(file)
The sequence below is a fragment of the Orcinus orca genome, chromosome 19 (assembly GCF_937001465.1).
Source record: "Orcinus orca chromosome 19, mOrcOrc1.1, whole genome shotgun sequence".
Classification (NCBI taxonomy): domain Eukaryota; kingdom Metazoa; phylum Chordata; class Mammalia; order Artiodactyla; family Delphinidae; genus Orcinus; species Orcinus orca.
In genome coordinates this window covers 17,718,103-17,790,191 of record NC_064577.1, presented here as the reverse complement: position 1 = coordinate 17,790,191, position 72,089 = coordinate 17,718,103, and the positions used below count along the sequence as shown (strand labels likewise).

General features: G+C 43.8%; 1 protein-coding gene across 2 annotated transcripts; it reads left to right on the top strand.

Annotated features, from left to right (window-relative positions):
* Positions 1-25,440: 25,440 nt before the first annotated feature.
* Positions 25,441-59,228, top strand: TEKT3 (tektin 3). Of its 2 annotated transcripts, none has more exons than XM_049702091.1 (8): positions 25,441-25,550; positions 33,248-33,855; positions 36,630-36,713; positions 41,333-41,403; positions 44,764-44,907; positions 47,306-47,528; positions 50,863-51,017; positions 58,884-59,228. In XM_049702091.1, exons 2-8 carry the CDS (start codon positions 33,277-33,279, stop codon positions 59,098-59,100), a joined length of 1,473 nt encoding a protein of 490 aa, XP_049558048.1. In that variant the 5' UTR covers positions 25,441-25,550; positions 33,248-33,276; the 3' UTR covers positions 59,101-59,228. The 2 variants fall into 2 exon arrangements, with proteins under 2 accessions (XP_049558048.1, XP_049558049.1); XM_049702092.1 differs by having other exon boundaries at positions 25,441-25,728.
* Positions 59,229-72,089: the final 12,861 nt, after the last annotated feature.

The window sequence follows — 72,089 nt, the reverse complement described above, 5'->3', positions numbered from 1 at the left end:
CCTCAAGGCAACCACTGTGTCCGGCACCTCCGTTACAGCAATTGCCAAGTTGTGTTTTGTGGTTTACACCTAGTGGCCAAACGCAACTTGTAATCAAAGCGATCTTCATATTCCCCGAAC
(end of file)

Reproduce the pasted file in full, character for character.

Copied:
The sequence below is a fragment of the Orcinus orca genome, chromosome 19 (assembly GCF_937001465.1).
Source record: "Orcinus orca chromosome 19, mOrcOrc1.1, whole genome shotgun sequence".
Classification (NCBI taxonomy): domain Eukaryota; kingdom Metazoa; phylum Chordata; class Mammalia; order Artiodactyla; family Delphinidae; genus Orcinus; species Orcinus orca.
In genome coordinates this window covers 17,718,103-17,790,191 of record NC_064577.1, presented here as the reverse complement: position 1 = coordinate 17,790,191, position 72,089 = coordinate 17,718,103, and the positions used below count along the sequence as shown (strand labels likewise).

General features: G+C 43.8%; 1 protein-coding gene across 2 annotated transcripts; it reads left to right on the top strand.

Annotated features, from left to right (window-relative positions):
* Positions 1-25,440: 25,440 nt before the first annotated feature.
* Positions 25,441-59,228, top strand: TEKT3 (tektin 3). Of its 2 annotated transcripts, none has more exons than XM_049702091.1 (8): positions 25,441-25,550; positions 33,248-33,855; positions 36,630-36,713; positions 41,333-41,403; positions 44,764-44,907; positions 47,306-47,528; positions 50,863-51,017; positions 58,884-59,228. In XM_049702091.1, exons 2-8 carry the CDS (start codon positions 33,277-33,279, stop codon positions 59,098-59,100), a joined length of 1,473 nt encoding a protein of 490 aa, XP_049558048.1. In that variant the 5' UTR covers positions 25,441-25,550; positions 33,248-33,276; the 3' UTR covers positions 59,101-59,228. The 2 variants fall into 2 exon arrangements, with proteins under 2 accessions (XP_049558048.1, XP_049558049.1); XM_049702092.1 differs by having other exon boundaries at positions 25,441-25,728.
* Positions 59,229-72,089: the final 12,861 nt, after the last annotated feature.

The window sequence follows — 72,089 nt, the reverse complement described above, 5'->3', positions numbered from 1 at the left end:
CCTCAAGGCAACCACTGTGTCCGGCACCTCCGTTACAGCAATTGCCAAGTTGTGTTTTGTGGTTTACACCTAGTGGCCAAACGCAACTTGTAATCAAAGCGATCTTCATATTCCCCGAAC